Thursday, May 20, 2010

Mesa Verde

Painting 1.24, Mesa Verde, Square Tower. I enjoy using cliff dwellings as a subject because they provide a point of interest that is small in comparison to a natural feature like an arch. This gives me a chance to paint a small detailed portion of a cliff wall. Painting a cliff dwelling also usually means that there will be no sky in the picture which I think makes the paintings feel more abstract because the viewer only sees shadows on rock and can only guess where the light is coming from or what time of day it is. The light here could be from a sunrise or a sunset or it might even be night and the walls are illuminated by firelight. The sky doesn't usually play a big part in the pictures that I paint except to act as a smooth gradient in contrast to the jagged and absolute shading on the rocks.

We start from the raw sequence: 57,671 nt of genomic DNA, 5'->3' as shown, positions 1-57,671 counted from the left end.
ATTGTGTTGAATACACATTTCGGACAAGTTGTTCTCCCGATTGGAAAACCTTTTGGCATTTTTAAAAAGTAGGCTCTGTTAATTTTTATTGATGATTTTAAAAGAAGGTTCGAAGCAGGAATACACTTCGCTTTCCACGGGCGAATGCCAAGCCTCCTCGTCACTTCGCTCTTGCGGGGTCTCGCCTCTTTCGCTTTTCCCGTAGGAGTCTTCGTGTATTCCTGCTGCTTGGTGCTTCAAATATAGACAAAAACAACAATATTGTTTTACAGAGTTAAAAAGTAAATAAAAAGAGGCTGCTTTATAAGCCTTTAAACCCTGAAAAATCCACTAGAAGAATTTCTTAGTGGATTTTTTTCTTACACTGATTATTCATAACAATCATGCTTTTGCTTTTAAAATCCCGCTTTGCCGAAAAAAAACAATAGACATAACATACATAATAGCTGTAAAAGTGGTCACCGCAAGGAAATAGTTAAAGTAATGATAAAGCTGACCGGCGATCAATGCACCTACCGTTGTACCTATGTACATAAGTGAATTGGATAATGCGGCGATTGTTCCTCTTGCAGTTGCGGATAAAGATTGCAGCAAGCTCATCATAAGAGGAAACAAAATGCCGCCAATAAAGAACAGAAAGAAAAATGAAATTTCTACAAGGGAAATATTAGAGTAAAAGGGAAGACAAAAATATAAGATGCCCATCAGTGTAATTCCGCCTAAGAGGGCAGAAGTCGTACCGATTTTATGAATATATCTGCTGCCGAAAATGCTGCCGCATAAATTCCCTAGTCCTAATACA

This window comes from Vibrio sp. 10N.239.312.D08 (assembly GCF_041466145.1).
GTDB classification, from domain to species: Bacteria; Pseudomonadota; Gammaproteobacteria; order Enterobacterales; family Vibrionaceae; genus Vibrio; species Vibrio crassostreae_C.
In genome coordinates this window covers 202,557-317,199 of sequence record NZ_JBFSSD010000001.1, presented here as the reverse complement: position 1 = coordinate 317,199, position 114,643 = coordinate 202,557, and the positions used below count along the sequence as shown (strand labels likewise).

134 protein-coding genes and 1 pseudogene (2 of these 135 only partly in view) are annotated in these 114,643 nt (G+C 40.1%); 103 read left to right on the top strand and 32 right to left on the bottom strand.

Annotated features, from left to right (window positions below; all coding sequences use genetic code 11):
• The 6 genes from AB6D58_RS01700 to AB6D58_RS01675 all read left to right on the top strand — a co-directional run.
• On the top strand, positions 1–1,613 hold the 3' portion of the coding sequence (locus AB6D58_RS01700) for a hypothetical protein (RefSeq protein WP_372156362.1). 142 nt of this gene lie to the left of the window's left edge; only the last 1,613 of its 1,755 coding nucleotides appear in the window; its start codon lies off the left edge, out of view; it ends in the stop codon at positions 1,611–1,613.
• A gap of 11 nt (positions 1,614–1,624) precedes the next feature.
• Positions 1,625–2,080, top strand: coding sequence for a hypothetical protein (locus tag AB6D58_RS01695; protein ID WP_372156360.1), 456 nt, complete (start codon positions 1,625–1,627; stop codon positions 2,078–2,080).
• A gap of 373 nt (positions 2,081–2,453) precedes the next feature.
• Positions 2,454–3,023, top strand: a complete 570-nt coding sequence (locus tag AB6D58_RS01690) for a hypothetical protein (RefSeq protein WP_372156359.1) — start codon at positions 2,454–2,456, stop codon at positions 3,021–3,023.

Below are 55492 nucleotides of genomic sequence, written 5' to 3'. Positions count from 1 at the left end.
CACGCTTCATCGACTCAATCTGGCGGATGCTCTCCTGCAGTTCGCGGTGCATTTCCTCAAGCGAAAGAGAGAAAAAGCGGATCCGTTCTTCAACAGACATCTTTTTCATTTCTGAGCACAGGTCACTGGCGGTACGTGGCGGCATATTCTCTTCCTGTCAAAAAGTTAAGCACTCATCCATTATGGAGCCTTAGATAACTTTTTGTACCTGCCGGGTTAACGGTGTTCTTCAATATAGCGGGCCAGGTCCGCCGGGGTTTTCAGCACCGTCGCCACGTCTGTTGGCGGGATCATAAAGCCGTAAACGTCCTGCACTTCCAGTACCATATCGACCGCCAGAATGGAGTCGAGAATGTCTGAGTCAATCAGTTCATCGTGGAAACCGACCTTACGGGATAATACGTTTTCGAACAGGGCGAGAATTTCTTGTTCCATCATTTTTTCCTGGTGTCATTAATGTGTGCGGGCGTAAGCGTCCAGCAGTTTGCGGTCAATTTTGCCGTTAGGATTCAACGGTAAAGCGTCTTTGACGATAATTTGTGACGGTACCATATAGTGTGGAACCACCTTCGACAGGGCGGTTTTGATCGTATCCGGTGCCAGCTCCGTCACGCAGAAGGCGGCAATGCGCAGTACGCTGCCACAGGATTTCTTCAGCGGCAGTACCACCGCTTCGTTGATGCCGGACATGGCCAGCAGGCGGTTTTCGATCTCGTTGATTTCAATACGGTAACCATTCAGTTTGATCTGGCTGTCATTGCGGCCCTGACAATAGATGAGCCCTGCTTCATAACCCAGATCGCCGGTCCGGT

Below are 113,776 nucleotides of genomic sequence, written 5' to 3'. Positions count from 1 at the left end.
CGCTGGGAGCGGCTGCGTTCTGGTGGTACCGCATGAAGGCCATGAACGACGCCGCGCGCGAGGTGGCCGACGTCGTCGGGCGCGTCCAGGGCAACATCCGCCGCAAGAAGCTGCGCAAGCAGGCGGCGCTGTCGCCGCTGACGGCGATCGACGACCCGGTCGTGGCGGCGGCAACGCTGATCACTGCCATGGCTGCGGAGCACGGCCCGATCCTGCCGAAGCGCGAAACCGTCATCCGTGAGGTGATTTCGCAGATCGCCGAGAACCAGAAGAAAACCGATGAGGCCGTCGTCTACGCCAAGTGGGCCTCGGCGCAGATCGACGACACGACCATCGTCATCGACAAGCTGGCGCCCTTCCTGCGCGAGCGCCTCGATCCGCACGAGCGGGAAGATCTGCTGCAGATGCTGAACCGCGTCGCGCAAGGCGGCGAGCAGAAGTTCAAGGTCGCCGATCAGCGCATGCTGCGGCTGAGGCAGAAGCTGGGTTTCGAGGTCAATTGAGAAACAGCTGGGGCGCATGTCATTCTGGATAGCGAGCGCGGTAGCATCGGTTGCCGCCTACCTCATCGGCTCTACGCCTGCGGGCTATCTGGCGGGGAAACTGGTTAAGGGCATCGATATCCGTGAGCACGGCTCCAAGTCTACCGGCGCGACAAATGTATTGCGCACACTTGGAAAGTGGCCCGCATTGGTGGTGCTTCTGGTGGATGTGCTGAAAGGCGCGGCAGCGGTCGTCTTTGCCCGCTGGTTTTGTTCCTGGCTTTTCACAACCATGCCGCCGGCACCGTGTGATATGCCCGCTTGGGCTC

Another note on the subject in this painting: while it is very likely that these structures were built using stone similar to the stone on which they were built it was important to me that the two surfaces look different in the painting. Almost as if the life had been drained from the stone when it was hewn into blocks for use in building houses. It is easy to think of Anasazi structures like this as being part of the natural landscape because both the buildings and the landscape were around long before we ever where. However, my interest in this area is not archaeological but geological and these structures are just man made objects deposited in the landscape.

Giclee Print

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